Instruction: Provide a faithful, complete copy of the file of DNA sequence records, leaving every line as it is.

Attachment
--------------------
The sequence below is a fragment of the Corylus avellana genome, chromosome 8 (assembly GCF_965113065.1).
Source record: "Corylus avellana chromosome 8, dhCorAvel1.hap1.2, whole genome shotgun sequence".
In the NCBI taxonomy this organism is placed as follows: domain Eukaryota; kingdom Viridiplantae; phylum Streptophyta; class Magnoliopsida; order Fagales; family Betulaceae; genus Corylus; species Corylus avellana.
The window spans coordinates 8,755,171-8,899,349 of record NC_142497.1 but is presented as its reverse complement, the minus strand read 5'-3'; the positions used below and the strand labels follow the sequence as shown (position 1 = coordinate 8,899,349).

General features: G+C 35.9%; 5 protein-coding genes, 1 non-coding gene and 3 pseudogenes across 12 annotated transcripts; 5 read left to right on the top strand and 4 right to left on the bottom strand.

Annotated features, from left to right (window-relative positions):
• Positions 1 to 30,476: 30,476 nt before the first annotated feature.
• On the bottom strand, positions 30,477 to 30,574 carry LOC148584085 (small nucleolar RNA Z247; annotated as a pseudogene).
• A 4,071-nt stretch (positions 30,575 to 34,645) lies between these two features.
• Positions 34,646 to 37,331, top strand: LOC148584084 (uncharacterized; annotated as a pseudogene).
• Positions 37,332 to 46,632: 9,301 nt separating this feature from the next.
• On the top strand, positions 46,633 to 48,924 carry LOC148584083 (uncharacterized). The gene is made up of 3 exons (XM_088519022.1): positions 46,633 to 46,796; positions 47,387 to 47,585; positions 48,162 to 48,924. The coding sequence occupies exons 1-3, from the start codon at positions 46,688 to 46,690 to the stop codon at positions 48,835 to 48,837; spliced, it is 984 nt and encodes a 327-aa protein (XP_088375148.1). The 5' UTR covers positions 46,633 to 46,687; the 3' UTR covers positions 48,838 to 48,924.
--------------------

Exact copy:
The sequence below is a fragment of the Corylus avellana genome, chromosome 8 (assembly GCF_965113065.1).
Source record: "Corylus avellana chromosome 8, dhCorAvel1.hap1.2, whole genome shotgun sequence".
In the NCBI taxonomy this organism is placed as follows: domain Eukaryota; kingdom Viridiplantae; phylum Streptophyta; class Magnoliopsida; order Fagales; family Betulaceae; genus Corylus; species Corylus avellana.
The window spans coordinates 8,755,171-8,899,349 of record NC_142497.1 but is presented as its reverse complement, the minus strand read 5'-3'; the positions used below and the strand labels follow the sequence as shown (position 1 = coordinate 8,899,349).

General features: G+C 35.9%; 5 protein-coding genes, 1 non-coding gene and 3 pseudogenes across 12 annotated transcripts; 5 read left to right on the top strand and 4 right to left on the bottom strand.

Annotated features, from left to right (window-relative positions):
• Positions 1 to 30,476: 30,476 nt before the first annotated feature.
• On the bottom strand, positions 30,477 to 30,574 carry LOC148584085 (small nucleolar RNA Z247; annotated as a pseudogene).
• A 4,071-nt stretch (positions 30,575 to 34,645) lies between these two features.
• Positions 34,646 to 37,331, top strand: LOC148584084 (uncharacterized; annotated as a pseudogene).
• Positions 37,332 to 46,632: 9,301 nt separating this feature from the next.
• On the top strand, positions 46,633 to 48,924 carry LOC148584083 (uncharacterized). The gene is made up of 3 exons (XM_088519022.1): positions 46,633 to 46,796; positions 47,387 to 47,585; positions 48,162 to 48,924. The coding sequence occupies exons 1-3, from the start codon at positions 46,688 to 46,690 to the stop codon at positions 48,835 to 48,837; spliced, it is 984 nt and encodes a 327-aa protein (XP_088375148.1). The 5' UTR covers positions 46,633 to 46,687; the 3' UTR covers positions 48,838 to 48,924.